Quite honestly, while not difficult to do at all, I only go this route when I need larger containers that would be too expensive to buy in preferred materials.
Have fun...! Best, Tyra nNJ usa z7
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On 12 Apr 2004 00:25:30 GMT, snipped-for-privacy@aol.comnoway (Tyra Trevellyn) wrote:

Thanks, Tyra. Both sound like something within my capabilities. And budget. :-) Enamel, steel wool, sizing. Got it.
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There have been ads on tv lately for a spray paint that sticks to plastic, so I think anywhere that sells spray paints .. like a paint store.. could point you to it. It's made specifically for that job, so it's not an "also does" kind of product.
Although, I don't think there is anything useful and attractive to be done with empty soda bottles other than recycling them then they make stuff out of them ;-) Plus, if you live in a place that charges a deposit, or close to a state that does, you can take them in and get MONEY for them ;-) There are lots of plans for hummingbird feeders people have developed auto water bases that screw onto the big plastic bottles, and there are those stoppers that fit in the neck that make them into a water bottle for rabbits, and other pets to lick (rabbits would chew up the bottle neck if it wasn't somehow shielded though).
Many many things to do with them, in fact do a search for the size bottle you want to use up, and you'll likely find some of the uses for them. I put in just one way to search: 2 liter soda bottle uses and got quite a few hits. one for a magnetometer! Try it you'll like it! ;-)
Janice
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On Sun, 11 Apr 2004 21:31:42 -0600, Janice

I will certainly look for the magnetometer -- what home is complete without one?! Actually, I've been hunting for years for soda bottle-plastic ideas. Specifically, how they might be cut neatly, painted, molded, etc. Have even contacted several 'Plastics Board' type organizations, with no luck. I mean, if you cut off the top and bottom, you have a nice plastic cylinder that *must* be a useful start to *something*. And if you cut the cylinder top to bottom, you have a small sheet of sturdy clear plastic. Could the plastic be melted, shaped and dyed for jewelry or faux stained glass? It just irks me to just toss these useful objects into the recycling bin. Most of the projects *I* turned up involved gluing felt and sequins to the bottles to make kitsch centerpieces.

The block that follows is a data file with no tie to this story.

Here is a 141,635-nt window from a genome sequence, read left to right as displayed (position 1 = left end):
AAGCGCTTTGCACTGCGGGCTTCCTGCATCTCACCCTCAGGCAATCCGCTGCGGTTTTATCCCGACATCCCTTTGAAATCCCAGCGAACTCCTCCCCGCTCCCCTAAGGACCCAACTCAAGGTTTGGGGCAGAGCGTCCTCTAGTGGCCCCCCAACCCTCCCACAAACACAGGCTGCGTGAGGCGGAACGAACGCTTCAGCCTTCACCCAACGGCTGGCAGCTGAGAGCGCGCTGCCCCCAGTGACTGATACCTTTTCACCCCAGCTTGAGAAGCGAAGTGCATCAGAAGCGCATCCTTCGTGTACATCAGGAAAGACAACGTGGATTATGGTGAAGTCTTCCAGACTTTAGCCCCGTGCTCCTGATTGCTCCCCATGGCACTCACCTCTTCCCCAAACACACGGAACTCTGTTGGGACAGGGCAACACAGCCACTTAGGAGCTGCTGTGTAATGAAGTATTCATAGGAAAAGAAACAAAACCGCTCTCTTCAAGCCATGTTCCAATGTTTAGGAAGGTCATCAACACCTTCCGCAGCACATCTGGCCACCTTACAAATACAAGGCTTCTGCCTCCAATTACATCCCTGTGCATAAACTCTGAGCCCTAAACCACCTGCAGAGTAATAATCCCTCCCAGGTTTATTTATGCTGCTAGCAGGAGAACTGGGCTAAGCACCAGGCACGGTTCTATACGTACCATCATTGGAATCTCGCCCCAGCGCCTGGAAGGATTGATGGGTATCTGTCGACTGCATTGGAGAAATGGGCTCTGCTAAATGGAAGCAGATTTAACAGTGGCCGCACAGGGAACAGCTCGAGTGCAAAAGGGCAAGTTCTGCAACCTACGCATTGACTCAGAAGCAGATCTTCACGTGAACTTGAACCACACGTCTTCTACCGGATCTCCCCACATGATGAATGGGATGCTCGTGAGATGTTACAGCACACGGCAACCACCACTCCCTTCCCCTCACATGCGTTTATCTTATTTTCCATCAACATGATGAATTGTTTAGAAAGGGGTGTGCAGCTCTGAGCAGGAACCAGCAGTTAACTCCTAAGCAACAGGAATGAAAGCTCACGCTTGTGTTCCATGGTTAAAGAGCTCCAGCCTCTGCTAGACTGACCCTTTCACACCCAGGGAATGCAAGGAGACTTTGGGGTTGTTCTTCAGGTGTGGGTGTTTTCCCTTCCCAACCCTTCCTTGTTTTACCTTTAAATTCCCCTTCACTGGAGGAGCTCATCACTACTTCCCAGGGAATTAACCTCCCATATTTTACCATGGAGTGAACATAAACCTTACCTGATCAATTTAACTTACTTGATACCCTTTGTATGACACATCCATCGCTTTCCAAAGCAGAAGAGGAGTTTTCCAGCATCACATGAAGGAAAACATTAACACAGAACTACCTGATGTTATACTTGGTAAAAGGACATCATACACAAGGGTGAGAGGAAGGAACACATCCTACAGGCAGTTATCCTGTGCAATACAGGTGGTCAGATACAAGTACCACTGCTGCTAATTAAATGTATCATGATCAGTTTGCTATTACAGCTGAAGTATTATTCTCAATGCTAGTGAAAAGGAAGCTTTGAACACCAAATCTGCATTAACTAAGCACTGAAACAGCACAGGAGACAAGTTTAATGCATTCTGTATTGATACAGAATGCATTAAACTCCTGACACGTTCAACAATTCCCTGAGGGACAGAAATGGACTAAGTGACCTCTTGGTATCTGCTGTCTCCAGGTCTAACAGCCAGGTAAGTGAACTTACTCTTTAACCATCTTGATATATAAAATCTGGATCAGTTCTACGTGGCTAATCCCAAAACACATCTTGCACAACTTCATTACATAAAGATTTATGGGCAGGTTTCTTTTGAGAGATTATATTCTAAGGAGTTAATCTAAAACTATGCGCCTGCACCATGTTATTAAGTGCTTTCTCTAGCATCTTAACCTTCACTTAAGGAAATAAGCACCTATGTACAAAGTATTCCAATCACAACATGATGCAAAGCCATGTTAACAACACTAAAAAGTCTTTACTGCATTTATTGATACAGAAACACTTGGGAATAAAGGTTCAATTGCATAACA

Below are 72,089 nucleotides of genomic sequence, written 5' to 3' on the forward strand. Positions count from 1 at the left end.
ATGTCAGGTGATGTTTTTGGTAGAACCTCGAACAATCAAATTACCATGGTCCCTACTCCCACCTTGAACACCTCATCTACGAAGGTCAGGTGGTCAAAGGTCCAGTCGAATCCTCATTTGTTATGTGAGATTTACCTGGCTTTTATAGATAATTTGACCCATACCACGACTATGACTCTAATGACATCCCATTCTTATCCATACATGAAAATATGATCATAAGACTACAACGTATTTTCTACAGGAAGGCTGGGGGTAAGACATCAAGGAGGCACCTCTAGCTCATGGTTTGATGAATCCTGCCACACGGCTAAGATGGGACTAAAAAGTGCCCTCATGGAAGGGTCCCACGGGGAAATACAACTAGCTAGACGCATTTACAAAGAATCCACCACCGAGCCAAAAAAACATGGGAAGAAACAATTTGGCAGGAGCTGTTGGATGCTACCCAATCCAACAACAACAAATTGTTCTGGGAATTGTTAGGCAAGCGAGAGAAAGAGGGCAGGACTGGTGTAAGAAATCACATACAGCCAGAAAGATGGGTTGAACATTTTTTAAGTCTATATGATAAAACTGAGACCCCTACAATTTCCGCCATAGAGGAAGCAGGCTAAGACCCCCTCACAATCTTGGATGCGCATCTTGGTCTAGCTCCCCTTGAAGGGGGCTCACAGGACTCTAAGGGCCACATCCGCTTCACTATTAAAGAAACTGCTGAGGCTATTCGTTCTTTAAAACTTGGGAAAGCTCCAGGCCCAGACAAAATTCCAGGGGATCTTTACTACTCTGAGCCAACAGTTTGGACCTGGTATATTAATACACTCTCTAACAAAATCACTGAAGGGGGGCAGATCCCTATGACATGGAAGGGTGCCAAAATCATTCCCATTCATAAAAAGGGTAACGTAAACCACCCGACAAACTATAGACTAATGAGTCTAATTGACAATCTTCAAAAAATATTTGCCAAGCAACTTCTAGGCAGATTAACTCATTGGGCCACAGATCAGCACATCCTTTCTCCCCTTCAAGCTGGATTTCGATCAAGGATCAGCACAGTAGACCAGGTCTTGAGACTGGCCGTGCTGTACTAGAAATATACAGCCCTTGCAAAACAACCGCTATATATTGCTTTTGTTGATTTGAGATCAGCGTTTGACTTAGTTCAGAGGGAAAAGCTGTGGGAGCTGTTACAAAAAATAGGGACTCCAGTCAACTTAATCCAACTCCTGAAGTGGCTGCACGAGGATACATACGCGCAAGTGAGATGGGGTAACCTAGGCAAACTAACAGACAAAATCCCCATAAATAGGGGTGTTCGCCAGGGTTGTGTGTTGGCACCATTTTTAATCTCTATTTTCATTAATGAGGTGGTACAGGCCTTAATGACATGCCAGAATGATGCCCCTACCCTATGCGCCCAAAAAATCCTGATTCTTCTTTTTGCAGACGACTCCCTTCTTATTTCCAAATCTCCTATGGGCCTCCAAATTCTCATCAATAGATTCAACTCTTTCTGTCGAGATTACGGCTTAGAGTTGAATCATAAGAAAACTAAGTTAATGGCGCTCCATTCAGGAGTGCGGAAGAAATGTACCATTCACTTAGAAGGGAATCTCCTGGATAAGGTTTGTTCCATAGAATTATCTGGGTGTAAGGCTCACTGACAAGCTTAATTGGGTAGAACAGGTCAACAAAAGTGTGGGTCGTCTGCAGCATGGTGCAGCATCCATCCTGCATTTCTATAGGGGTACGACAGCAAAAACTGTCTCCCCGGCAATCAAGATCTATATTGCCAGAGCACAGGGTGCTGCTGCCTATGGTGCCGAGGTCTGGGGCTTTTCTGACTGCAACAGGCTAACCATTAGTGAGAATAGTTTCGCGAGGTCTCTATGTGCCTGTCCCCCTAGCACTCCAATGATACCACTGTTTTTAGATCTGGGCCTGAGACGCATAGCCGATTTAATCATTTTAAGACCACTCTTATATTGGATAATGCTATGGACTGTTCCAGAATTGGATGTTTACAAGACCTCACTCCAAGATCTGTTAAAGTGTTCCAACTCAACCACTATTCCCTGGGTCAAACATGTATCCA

Thanks for the search suggestion. I'd never used size.
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wrote:

If you can't get your paint to stick to plastic, try painting primer on the plastic first and then paint the primer.

I recently used 2 apple joice bottles (type 1 PETE Polyethylene teraphthalate) to start tomato and pepper seeds. The tomato seeds were organically certified and went nuts compared to my tray started tomatoes. I'm assuming the higher temperature from a greenhouse effect and moisture recycling was responsible and not the organic origin (the organic plants were also mysteriously gnawed on, but turned out okay, the only access was via 3mm holes in the bottom and near the top ... soil mix was leftover from last year and may have had insect eggs inside). The soil was only marginally difficult to pour into the normal opening.
The pepper seeds were non-organicly certified and also had the dissadvantage of me knocking the container over several times. Those seeds only recently peeked through, which is more than i can say for the ones i had in newspaper pots ... nada (but I accidently left those outside in cold along with the bottle). After a while, some fluffy fungus started to grow in the center of the pepper bottle, but then I remover the screw-on lid for ventilation and the fungus is no longer evident. (Surprisingly the tomatoes did not have a problem with damping off, and for both, algae was not a problem other than the vermiculite which was already green coming out of the bag.)
I'm pretty sure that 2 liter soda bottles are now also made of PETE although less thick. You should be able to cut off the top and invert it (a la somebody else's competing brand slug trap) to act as a cover. This will also make it easier to put soil into. When you are done, cut it open, remove plants, rinse it out and recycle as usual. Water recycling may not be as good, depending on the seal.